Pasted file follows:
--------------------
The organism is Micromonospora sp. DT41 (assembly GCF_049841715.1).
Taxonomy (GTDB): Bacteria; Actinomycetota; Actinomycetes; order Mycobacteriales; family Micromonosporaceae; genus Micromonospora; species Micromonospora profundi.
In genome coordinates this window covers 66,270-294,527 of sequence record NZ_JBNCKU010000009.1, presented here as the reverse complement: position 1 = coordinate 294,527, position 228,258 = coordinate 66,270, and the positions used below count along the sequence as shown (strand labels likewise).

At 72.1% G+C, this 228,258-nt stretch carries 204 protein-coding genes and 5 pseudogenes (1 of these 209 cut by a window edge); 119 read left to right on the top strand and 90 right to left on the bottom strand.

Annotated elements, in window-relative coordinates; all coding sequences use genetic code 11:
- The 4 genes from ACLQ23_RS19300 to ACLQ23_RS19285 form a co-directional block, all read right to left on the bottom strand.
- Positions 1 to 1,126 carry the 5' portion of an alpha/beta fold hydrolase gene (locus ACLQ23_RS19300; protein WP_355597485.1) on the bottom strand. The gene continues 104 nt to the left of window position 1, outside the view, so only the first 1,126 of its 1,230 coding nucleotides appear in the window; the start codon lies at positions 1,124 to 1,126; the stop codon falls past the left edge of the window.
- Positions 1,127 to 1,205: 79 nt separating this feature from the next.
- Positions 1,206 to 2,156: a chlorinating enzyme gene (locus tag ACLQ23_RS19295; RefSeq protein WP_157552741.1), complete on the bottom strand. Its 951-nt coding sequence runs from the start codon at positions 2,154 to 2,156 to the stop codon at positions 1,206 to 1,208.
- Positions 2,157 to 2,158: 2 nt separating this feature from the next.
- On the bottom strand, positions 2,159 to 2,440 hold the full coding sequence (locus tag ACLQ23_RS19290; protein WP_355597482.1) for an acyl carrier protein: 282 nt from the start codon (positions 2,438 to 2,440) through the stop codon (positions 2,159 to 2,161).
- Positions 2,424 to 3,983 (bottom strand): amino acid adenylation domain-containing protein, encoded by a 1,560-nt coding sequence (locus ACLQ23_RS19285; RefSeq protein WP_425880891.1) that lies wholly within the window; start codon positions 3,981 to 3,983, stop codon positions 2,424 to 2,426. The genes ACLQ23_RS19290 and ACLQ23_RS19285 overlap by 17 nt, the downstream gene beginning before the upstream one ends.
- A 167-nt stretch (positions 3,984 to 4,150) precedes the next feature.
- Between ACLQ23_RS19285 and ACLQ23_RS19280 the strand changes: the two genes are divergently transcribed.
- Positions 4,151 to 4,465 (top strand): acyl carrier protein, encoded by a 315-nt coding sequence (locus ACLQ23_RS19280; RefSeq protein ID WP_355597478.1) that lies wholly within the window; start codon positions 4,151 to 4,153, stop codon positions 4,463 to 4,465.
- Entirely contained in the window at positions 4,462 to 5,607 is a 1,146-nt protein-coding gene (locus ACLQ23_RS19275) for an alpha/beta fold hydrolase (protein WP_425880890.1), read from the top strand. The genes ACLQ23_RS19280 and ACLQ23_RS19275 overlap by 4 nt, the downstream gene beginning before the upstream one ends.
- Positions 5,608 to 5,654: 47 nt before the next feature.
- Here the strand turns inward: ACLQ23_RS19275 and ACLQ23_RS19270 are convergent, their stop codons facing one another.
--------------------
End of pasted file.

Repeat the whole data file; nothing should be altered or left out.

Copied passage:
The organism is Micromonospora sp. DT41 (assembly GCF_049841715.1).
Taxonomy (GTDB): Bacteria; Actinomycetota; Actinomycetes; order Mycobacteriales; family Micromonosporaceae; genus Micromonospora; species Micromonospora profundi.
In genome coordinates this window covers 66,270-294,527 of sequence record NZ_JBNCKU010000009.1, presented here as the reverse complement: position 1 = coordinate 294,527, position 228,258 = coordinate 66,270, and the positions used below count along the sequence as shown (strand labels likewise).

At 72.1% G+C, this 228,258-nt stretch carries 204 protein-coding genes and 5 pseudogenes (1 of these 209 cut by a window edge); 119 read left to right on the top strand and 90 right to left on the bottom strand.

Annotated elements, in window-relative coordinates; all coding sequences use genetic code 11:
- The 4 genes from ACLQ23_RS19300 to ACLQ23_RS19285 form a co-directional block, all read right to left on the bottom strand.
- Positions 1 to 1,126 carry the 5' portion of an alpha/beta fold hydrolase gene (locus ACLQ23_RS19300; protein WP_355597485.1) on the bottom strand. The gene continues 104 nt to the left of window position 1, outside the view, so only the first 1,126 of its 1,230 coding nucleotides appear in the window; the start codon lies at positions 1,124 to 1,126; the stop codon falls past the left edge of the window.
- Positions 1,127 to 1,205: 79 nt separating this feature from the next.
- Positions 1,206 to 2,156: a chlorinating enzyme gene (locus tag ACLQ23_RS19295; RefSeq protein WP_157552741.1), complete on the bottom strand. Its 951-nt coding sequence runs from the start codon at positions 2,154 to 2,156 to the stop codon at positions 1,206 to 1,208.
- Positions 2,157 to 2,158: 2 nt separating this feature from the next.
- On the bottom strand, positions 2,159 to 2,440 hold the full coding sequence (locus tag ACLQ23_RS19290; protein WP_355597482.1) for an acyl carrier protein: 282 nt from the start codon (positions 2,438 to 2,440) through the stop codon (positions 2,159 to 2,161).
- Positions 2,424 to 3,983 (bottom strand): amino acid adenylation domain-containing protein, encoded by a 1,560-nt coding sequence (locus ACLQ23_RS19285; RefSeq protein WP_425880891.1) that lies wholly within the window; start codon positions 3,981 to 3,983, stop codon positions 2,424 to 2,426. The genes ACLQ23_RS19290 and ACLQ23_RS19285 overlap by 17 nt, the downstream gene beginning before the upstream one ends.
- A 167-nt stretch (positions 3,984 to 4,150) precedes the next feature.
- Between ACLQ23_RS19285 and ACLQ23_RS19280 the strand changes: the two genes are divergently transcribed.
- Positions 4,151 to 4,465 (top strand): acyl carrier protein, encoded by a 315-nt coding sequence (locus ACLQ23_RS19280; RefSeq protein ID WP_355597478.1) that lies wholly within the window; start codon positions 4,151 to 4,153, stop codon positions 4,463 to 4,465.
- Entirely contained in the window at positions 4,462 to 5,607 is a 1,146-nt protein-coding gene (locus ACLQ23_RS19275) for an alpha/beta fold hydrolase (protein WP_425880890.1), read from the top strand. The genes ACLQ23_RS19280 and ACLQ23_RS19275 overlap by 4 nt, the downstream gene beginning before the upstream one ends.
- Positions 5,608 to 5,654: 47 nt before the next feature.
- Here the strand turns inward: ACLQ23_RS19275 and ACLQ23_RS19270 are convergent, their stop codons facing one another.